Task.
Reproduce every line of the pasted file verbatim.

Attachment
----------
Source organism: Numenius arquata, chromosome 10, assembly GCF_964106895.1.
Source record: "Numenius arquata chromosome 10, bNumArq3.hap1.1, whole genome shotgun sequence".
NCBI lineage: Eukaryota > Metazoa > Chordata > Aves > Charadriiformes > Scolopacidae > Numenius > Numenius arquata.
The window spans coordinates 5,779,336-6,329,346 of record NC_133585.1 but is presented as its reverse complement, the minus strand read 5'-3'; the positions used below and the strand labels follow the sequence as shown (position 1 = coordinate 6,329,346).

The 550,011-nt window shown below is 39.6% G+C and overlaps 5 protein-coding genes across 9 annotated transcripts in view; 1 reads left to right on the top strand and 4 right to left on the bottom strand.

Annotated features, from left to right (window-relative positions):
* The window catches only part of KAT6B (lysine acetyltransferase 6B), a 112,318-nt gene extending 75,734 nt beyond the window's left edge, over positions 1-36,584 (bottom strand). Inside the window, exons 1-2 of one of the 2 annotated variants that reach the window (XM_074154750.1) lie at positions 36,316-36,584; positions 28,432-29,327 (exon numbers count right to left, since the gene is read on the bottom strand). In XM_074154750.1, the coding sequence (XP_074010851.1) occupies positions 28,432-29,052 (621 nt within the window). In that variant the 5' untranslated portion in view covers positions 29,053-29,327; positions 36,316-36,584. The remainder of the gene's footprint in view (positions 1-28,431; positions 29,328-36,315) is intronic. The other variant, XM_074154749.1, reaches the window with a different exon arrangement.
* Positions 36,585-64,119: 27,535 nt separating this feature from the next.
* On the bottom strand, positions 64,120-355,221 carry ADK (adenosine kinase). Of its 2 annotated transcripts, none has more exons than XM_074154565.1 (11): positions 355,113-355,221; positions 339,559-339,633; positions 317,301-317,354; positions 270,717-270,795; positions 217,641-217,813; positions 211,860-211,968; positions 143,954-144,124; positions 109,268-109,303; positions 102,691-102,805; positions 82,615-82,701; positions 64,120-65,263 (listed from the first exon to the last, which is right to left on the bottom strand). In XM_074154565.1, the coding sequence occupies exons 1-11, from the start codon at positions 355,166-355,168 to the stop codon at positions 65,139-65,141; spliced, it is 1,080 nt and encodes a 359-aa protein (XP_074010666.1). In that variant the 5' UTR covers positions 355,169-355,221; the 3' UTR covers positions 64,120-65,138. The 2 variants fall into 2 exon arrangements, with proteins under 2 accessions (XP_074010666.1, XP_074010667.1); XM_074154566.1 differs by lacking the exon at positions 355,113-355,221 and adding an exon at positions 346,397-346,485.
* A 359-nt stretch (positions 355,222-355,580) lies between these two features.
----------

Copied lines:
Source organism: Numenius arquata, chromosome 10, assembly GCF_964106895.1.
Source record: "Numenius arquata chromosome 10, bNumArq3.hap1.1, whole genome shotgun sequence".
NCBI lineage: Eukaryota > Metazoa > Chordata > Aves > Charadriiformes > Scolopacidae > Numenius > Numenius arquata.
The window spans coordinates 5,779,336-6,329,346 of record NC_133585.1 but is presented as its reverse complement, the minus strand read 5'-3'; the positions used below and the strand labels follow the sequence as shown (position 1 = coordinate 6,329,346).

The 550,011-nt window shown below is 39.6% G+C and overlaps 5 protein-coding genes across 9 annotated transcripts in view; 1 reads left to right on the top strand and 4 right to left on the bottom strand.

Annotated features, from left to right (window-relative positions):
* The window catches only part of KAT6B (lysine acetyltransferase 6B), a 112,318-nt gene extending 75,734 nt beyond the window's left edge, over positions 1-36,584 (bottom strand). Inside the window, exons 1-2 of one of the 2 annotated variants that reach the window (XM_074154750.1) lie at positions 36,316-36,584; positions 28,432-29,327 (exon numbers count right to left, since the gene is read on the bottom strand). In XM_074154750.1, the coding sequence (XP_074010851.1) occupies positions 28,432-29,052 (621 nt within the window). In that variant the 5' untranslated portion in view covers positions 29,053-29,327; positions 36,316-36,584. The remainder of the gene's footprint in view (positions 1-28,431; positions 29,328-36,315) is intronic. The other variant, XM_074154749.1, reaches the window with a different exon arrangement.
* Positions 36,585-64,119: 27,535 nt separating this feature from the next.
* On the bottom strand, positions 64,120-355,221 carry ADK (adenosine kinase). Of its 2 annotated transcripts, none has more exons than XM_074154565.1 (11): positions 355,113-355,221; positions 339,559-339,633; positions 317,301-317,354; positions 270,717-270,795; positions 217,641-217,813; positions 211,860-211,968; positions 143,954-144,124; positions 109,268-109,303; positions 102,691-102,805; positions 82,615-82,701; positions 64,120-65,263 (listed from the first exon to the last, which is right to left on the bottom strand). In XM_074154565.1, the coding sequence occupies exons 1-11, from the start codon at positions 355,166-355,168 to the stop codon at positions 65,139-65,141; spliced, it is 1,080 nt and encodes a 359-aa protein (XP_074010666.1). In that variant the 5' UTR covers positions 355,169-355,221; the 3' UTR covers positions 64,120-65,138. The 2 variants fall into 2 exon arrangements, with proteins under 2 accessions (XP_074010666.1, XP_074010667.1); XM_074154566.1 differs by lacking the exon at positions 355,113-355,221 and adding an exon at positions 346,397-346,485.
* A 359-nt stretch (positions 355,222-355,580) lies between these two features.